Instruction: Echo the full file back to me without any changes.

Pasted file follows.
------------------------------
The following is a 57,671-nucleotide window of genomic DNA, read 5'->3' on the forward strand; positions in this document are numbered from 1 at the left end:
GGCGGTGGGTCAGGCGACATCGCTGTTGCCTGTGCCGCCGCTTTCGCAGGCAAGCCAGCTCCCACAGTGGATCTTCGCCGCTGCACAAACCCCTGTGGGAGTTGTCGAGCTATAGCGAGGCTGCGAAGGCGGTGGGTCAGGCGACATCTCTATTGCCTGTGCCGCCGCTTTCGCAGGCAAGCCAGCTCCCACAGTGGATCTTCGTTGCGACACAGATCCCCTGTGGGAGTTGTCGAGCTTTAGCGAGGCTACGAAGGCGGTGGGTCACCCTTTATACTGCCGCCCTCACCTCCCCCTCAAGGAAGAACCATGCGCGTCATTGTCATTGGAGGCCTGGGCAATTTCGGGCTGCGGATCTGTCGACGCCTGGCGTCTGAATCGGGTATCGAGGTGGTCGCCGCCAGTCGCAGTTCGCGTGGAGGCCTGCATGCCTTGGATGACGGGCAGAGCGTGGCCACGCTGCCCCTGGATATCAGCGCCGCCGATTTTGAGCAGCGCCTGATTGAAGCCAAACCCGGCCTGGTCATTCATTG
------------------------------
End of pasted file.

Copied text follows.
The following is a 57,671-nucleotide window of genomic DNA, read 5'->3' on the forward strand; positions in this document are numbered from 1 at the left end:
GGCGGTGGGTCAGGCGACATCGCTGTTGCCTGTGCCGCCGCTTTCGCAGGCAAGCCAGCTCCCACAGTGGATCTTCGCCGCTGCACAAACCCCTGTGGGAGTTGTCGAGCTATAGCGAGGCTGCGAAGGCGGTGGGTCAGGCGACATCTCTATTGCCTGTGCCGCCGCTTTCGCAGGCAAGCCAGCTCCCACAGTGGATCTTCGTTGCGACACAGATCCCCTGTGGGAGTTGTCGAGCTTTAGCGAGGCTACGAAGGCGGTGGGTCACCCTTTATACTGCCGCCCTCACCTCCCCCTCAAGGAAGAACCATGCGCGTCATTGTCATTGGAGGCCTGGGCAATTTCGGGCTGCGGATCTGTCGACGCCTGGCGTCTGAATCGGGTATCGAGGTGGTCGCCGCCAGTCGCAGTTCGCGTGGAGGCCTGCATGCCTTGGATGACGGGCAGAGCGTGGCCACGCTGCCCCTGGATATCAGCGCCGCCGATTTTGAGCAGCGCCTGATTGAAGCCAAACCCGGCCTGGTCATTCATTG